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Infrastructure key to development

Just some of the beautiful artwork available for sale at the Northern Lights Arts & Cultural pavilion. © Doris Ohlmann (6)

The Arctic should be explored respectfully. Such were the sentiments raised repeatedly during the many conference sessions, meet and greets, tradeshow discussions and evening celebrations during the 2018 Northern Lights Business and Cultural Showcase in Ottawa, Ontario, from January 31 to February 3.

Many carvings were available for sale at the Northern Lights Trade show.

With 1,400 participants attending the biennial event, attendees listened to presentations about the challenges and possible solutions facing Canada’s Arctic. It was quickly apparent that many felt that Canada needs an Arctic infrastructure policy to complete the Canadian nation building process so further economic development for Arctic communities is possible. Connectivity restrictions exist because of the lack of infrastructure in the Arctic, however innovative thinking is emerging to help solve these challenges.

According to the 2015 Nunavut Visitor Exit Survey from Nunavut Tourism, 16,750 travellers visited Nunavut in 2015. $108,289,000 was spent during that time. Approximately 250 direct jobs were generated in the Nunavut tourism industry due to these visitors. If such adventure tourism and authentic Arctic experiences can grow, infrastructure must be in place to accommodate the increase. This includes input from all partners, including the need for reduced airfares to stimulate tourism, the building of new hotels and developing culturally significant experiences.

The popular Pang hats, in a wide array of colours, were on display.

Increased collaboration with the Arctic North American regions will aid in discovering solutions together. Traffic patterns and shipping corridors should help guide future development while mitigating risks and impacts on the Inuit and wildlife who reside in the Arctic regions.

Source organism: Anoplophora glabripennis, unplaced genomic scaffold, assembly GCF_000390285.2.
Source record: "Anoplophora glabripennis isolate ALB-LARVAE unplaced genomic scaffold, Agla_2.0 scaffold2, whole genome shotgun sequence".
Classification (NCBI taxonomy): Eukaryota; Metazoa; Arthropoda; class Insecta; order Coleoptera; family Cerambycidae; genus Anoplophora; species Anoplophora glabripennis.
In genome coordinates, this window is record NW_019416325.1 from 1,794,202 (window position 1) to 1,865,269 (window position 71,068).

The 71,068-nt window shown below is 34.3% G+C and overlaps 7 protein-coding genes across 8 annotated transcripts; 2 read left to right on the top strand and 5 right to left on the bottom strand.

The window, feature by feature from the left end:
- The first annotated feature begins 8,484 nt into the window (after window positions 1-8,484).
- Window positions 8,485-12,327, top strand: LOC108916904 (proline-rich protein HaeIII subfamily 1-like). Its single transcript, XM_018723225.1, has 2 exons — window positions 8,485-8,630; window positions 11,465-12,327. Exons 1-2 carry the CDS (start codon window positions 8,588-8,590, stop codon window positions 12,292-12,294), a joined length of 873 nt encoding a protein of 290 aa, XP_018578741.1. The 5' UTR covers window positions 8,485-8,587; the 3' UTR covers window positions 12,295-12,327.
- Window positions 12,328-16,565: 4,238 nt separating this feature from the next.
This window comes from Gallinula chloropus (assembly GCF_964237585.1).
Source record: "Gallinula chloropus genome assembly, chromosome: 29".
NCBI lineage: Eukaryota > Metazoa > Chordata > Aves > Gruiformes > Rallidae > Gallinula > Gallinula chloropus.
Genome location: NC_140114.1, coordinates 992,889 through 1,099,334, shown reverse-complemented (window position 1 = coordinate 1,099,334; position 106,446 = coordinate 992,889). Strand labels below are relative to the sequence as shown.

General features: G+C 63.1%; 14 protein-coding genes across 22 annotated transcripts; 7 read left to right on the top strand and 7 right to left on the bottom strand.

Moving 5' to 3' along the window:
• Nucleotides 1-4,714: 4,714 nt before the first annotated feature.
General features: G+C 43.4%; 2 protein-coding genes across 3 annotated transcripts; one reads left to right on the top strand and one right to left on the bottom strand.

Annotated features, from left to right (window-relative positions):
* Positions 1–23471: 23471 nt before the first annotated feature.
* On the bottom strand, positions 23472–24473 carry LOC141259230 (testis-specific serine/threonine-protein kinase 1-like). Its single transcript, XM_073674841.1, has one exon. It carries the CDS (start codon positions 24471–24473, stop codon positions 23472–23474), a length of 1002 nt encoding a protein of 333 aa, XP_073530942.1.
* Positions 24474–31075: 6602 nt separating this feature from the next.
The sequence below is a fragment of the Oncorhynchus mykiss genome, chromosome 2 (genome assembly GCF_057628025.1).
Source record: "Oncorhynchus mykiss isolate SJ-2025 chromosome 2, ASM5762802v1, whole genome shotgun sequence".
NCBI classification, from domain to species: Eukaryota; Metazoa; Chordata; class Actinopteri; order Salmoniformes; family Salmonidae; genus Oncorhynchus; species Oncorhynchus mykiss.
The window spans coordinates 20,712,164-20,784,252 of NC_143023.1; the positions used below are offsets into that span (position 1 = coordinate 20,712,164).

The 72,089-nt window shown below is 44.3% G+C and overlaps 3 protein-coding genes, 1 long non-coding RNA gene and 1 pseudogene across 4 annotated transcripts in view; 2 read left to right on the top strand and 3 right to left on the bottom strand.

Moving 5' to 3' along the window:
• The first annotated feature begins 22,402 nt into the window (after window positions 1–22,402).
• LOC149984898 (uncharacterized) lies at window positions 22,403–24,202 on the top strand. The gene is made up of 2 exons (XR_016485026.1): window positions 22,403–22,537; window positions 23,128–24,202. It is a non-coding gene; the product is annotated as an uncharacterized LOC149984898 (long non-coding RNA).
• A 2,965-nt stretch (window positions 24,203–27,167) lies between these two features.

An unprecedented gathering of all Arctic territorial premiers including Alaska, the Yukon, Northwest Territories, Nunavut, and Greenland joined a panel discussion to speak about similar challenges and possible outcomes. A vision of a shared marine region is important to all the five members. Presently, the North American Arctic seaway links have no coordination and minimum investment. Each area highlighted their challenges and how progress is being made.

Trade regulations in Greenland are trade barriers because of double taxation for those who want to do business in Greenland or the Arctic. Tax treaties between Finland and Greenland have helped promote business between the two. Greenland wants to strengthen partnerships with Canada. For example, by educating future fishermen of their seafood fleets, Inuit fishermen could be the best salesmen of Inuit seafood to the world. The Royal Arctic Line will help physically link Greenland to the rest of Canada’s Arctic, which will also open trade routes.

Sealskin products, including these cute toddler kamiit, were available for sale at the Tradeshow.

In the Yukon, 11 of the 14 First Nations have signed Land Treaties, which represents half of the self-government treaties in Canada. Control of the language centre from the Yukon government supports one of the calls to action of reconciliation, that is, to allow the First Nations to control their own language.

Resource development is still the single most economic driver in the Northwest Territories. Infrastructure would help connect people across the NWT, so some places aren’t only accessible by air or boat in summer. With the warming trend in the climate, ice road opportunities are reduced. The North needs partners like the government of Canada to improve roads, energy, and infrastructure. Solutions like extending the Mackenzie Highway to Inuvik and Wrigley and connecting with the Grays Bay Road in Nunavut would help transform the economy.

Arctic-themed jewellery and tapestries were popular items.

Nunavut has Memorandums of Understanding with Greenland, the NWT and Nova Scotia. Their shared cultural ties aid in building relationships with partners west to east for new opportunities.

The Conference sessions were rounded out with an arts and cultural pavilion and evening entertainment from Labrador, Nunavut and Nunavik, which included guest speakers, musical performances, Inuit artists exhibiting designs and Inuit-themed food.

During the Gala Dinner and Closing Ceremonies, a silent and live auction was held. Proceeds went towards supporting charities and socioeconomic initiatives in Nunavut, Nunavik, and Labrador/Nunatsiavut.

This captivating duo, Twin Flames, combines two award-winning very unique singer songwriters Jaaji, an Inuk Mohawk from Nunavik, and Chelsey June, an Algonquin Cree Métis from Ottawa. They were just some of the entertainers in the Pavilion. Their most recent second studio album is called Signal Fire and includes songs in English, Inuktitut and French.

As the world looks to the Arctic for future resources, Inuit need to be respectfully included in decisions on how the public lands and resources will be used to improve the quality of life for Nuvummiut. Northerners want to make their own decisions on what legacy they want to leave the next generations.

Doris Ohlmann